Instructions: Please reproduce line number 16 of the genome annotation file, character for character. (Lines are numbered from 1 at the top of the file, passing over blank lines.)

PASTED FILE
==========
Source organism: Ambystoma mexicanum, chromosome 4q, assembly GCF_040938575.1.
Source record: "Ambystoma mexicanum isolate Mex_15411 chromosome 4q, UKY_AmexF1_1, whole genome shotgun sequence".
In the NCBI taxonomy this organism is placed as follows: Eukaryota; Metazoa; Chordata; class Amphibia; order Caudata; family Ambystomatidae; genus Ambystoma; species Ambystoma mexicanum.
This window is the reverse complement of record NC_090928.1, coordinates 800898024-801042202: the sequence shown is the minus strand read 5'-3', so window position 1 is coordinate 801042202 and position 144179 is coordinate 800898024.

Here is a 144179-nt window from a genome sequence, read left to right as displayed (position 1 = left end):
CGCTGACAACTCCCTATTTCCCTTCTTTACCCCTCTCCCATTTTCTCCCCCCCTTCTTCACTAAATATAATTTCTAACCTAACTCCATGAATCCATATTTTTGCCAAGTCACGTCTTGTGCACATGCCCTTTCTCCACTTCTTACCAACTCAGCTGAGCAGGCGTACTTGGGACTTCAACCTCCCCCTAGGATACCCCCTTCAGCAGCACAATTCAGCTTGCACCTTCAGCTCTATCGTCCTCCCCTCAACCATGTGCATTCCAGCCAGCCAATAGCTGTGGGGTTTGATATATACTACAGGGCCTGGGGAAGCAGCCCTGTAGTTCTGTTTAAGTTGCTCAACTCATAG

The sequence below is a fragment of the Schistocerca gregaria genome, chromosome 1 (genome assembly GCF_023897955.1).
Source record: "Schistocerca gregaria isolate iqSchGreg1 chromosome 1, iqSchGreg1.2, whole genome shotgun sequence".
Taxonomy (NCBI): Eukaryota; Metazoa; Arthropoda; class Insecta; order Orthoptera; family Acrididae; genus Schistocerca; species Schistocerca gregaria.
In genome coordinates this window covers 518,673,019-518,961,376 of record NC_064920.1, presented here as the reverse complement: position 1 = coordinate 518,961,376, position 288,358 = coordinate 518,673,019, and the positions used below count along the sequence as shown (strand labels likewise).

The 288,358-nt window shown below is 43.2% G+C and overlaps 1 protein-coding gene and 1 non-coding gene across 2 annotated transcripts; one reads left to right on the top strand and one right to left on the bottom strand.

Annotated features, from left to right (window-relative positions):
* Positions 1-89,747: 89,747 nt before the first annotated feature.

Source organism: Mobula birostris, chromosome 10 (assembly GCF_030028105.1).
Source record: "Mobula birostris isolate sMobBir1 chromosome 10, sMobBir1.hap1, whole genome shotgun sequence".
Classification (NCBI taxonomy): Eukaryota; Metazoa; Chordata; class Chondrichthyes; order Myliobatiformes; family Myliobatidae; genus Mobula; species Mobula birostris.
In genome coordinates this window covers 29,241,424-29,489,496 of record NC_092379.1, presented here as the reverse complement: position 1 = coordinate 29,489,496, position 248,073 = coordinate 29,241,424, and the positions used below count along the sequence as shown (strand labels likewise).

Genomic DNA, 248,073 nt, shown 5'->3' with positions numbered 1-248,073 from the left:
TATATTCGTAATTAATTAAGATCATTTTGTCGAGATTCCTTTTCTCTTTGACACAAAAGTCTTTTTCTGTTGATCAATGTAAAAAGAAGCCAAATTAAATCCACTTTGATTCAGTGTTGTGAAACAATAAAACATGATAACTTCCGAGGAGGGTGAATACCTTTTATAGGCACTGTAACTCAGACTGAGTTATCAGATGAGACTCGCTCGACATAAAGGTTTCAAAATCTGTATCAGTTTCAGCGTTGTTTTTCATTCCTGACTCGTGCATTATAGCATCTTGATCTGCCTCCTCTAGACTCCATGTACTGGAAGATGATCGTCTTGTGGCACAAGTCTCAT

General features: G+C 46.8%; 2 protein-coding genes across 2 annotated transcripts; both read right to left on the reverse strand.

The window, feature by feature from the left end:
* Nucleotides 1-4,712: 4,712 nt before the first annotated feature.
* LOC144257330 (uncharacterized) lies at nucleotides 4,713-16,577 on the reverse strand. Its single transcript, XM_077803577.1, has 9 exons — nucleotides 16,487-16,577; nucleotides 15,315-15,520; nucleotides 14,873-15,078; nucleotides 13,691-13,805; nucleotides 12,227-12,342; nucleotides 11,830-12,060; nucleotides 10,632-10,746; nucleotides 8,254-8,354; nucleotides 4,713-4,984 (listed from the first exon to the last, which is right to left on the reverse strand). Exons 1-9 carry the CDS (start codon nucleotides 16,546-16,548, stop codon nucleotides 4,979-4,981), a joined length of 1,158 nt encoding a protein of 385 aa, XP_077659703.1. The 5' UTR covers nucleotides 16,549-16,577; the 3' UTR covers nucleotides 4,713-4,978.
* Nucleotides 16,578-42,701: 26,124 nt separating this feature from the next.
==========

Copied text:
Classification (NCBI taxonomy): Eukaryota; Metazoa; Chordata; class Chondrichthyes; order Myliobatiformes; family Myliobatidae; genus Mobula; species Mobula birostris.